Stock market today: Wall Street drifts ahead of a decision on rates from the Federal Reserve

Stock market today: Wall Street drifts ahead of a decision on rates from the Federal Reserve


NEW YORK (AP) — Stocks fell in morning trading on Wall Street Wednesday as markets await the Federal Reserve's latest announcement on interest rate policy and guidance on the timing and size of potential rate cuts. at the end of this year.

The S&P 500 was virtually unchanged and is coming off an all-time high. The Dow Jones Industrial Average rose 6 points, or less than 0.1%, and the Nasdaq Composite fell 0.1% as of 10:46 a.m. ET.

Treasury yields remained relatively stable in the bond market.

Mexican food chain Chipotle rose 6% after announcing a stock split, the first in its history. Cheerios maker General Mills rose 2.2% after reporting financial results that easily beat analysts' forecasts.

The Federal Reserve began its latest interest rate meeting on Tuesday and will announce its decision later on Wednesday. The widespread expectation is that the central bank will leave its main interest rate at its highest level in two decades. Investors expect the Federal Reserve to signal that it still expects to cut rates three times later this year, as it hinted a few months ago.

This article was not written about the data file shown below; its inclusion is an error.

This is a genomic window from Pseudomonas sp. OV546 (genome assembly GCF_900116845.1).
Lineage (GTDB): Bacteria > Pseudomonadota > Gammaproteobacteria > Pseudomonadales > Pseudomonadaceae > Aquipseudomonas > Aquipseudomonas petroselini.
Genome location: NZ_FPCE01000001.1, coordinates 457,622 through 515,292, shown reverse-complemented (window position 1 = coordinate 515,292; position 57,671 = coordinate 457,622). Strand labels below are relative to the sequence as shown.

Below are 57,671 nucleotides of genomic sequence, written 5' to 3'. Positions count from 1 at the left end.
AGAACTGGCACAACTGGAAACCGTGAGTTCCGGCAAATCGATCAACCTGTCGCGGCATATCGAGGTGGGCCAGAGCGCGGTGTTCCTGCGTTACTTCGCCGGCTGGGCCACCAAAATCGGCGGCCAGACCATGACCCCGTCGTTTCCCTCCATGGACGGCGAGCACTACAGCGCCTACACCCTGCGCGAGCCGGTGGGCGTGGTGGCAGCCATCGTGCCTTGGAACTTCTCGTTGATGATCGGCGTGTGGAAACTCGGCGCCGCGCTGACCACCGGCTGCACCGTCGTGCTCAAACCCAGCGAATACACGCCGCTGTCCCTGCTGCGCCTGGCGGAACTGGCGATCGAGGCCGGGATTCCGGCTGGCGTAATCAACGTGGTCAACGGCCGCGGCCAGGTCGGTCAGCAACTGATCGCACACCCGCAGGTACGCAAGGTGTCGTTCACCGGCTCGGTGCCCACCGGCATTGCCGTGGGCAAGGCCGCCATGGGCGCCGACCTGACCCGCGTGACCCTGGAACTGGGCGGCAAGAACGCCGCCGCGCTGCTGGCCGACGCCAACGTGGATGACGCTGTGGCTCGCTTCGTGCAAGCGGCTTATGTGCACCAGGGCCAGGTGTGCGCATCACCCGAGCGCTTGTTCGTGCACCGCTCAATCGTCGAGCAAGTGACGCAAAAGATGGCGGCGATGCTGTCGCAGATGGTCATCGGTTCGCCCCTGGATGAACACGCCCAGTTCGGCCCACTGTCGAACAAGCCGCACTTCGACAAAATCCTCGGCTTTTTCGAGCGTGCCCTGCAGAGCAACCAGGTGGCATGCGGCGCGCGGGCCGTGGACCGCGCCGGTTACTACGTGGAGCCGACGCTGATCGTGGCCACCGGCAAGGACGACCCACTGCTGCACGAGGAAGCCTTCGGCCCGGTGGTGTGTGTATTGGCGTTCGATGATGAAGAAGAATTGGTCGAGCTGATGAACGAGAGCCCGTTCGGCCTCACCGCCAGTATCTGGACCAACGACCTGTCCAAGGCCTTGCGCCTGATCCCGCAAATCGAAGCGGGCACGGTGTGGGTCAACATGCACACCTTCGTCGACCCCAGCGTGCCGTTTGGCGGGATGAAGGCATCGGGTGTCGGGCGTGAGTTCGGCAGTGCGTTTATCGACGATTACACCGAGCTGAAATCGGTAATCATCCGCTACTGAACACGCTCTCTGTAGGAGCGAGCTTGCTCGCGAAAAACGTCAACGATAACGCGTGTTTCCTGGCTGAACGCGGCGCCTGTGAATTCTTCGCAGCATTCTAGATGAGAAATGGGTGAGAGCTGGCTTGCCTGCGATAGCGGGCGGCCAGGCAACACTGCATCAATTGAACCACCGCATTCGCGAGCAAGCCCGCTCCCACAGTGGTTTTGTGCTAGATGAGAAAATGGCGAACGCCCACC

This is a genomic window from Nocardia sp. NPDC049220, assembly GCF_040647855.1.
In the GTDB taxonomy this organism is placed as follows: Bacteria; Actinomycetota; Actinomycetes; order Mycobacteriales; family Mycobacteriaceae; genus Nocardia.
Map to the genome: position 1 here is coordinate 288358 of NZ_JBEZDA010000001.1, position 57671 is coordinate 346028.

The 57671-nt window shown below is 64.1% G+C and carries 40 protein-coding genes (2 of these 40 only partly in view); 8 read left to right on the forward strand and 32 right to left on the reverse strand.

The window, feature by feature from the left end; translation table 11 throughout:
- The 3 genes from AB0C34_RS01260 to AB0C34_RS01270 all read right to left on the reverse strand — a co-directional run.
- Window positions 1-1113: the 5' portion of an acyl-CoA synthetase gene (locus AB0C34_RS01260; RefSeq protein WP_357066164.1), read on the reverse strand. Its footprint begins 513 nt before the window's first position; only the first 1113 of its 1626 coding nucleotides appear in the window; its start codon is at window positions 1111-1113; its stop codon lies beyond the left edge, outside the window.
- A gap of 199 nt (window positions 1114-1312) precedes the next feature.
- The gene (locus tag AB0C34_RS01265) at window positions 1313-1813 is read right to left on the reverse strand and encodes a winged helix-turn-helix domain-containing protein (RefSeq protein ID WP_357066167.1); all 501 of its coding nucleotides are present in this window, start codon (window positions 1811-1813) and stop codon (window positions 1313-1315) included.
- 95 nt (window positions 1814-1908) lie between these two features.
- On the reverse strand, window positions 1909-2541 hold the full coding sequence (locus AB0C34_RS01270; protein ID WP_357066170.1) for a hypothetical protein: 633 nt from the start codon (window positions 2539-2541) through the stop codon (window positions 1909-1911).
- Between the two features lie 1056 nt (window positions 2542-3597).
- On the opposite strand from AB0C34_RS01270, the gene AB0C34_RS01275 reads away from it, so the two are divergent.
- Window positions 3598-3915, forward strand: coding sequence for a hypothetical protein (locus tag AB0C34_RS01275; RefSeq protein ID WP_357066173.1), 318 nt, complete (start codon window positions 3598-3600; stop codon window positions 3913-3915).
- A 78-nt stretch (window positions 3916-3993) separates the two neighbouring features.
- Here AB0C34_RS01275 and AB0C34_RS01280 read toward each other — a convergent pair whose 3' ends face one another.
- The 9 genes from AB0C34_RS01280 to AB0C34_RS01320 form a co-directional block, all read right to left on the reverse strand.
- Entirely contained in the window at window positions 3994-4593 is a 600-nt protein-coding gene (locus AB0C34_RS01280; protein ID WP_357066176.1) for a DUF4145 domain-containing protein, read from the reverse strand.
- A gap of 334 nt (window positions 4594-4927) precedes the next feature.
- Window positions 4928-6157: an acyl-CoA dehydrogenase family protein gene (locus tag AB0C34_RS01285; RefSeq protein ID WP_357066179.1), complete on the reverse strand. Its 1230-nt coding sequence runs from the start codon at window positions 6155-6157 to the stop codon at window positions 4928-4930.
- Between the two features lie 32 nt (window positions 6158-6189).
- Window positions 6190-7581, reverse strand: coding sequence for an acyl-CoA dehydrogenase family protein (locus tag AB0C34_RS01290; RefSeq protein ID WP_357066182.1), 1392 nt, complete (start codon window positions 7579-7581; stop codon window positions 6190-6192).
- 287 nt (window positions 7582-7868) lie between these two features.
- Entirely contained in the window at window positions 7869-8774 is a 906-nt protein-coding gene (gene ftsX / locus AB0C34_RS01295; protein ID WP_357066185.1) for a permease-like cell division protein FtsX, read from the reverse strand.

Stocks have been rising to records amid hopes that the Federal Reserve is moving closer to cutting interest rates, which would ease pressure on the economy and financial system. Wall Street is betting that the central bank will begin cutting its benchmark interest rate at its June meeting.

The central bank began raising interest rates in 2022 in an effort to control inflation and return it to its 2% target. Inflation has cooled broadly since then, with consumer prices falling at a rate of 3.2% in February from a peak of 9.1% in mid-2022. At the same time, consumers continued to spend and the economy grew. , despite concerns that interest rates would be so severe. Rate increases could cause a recession.

Wall Street has been concerned about the challenges the Federal Reserve faces in reducing inflation further going forward. However, recent inflation reports have been consistently worse than expected. This has raised concerns that the Federal Reserve will go ahead with fewer rate cuts this year. The central bank will receive another inflation update next week with February data for its preferred measure that focuses on consumption and personal spending.

Markets in Europe and Asia had mixed results. Japan's markets were closed for a holiday a day after the Bank of Japan raised its benchmark interest rate for the first time in 17 years, raising the rate to a range of zero to 0.1% from -0.1%. .

London's FTSE 100 rose 0.1% after British inflation in February came in below expectations at 3.4%, its lowest level since September 2021. That supports hopes for rate cuts in the next months.


Zimo Zhong contributed to this report.


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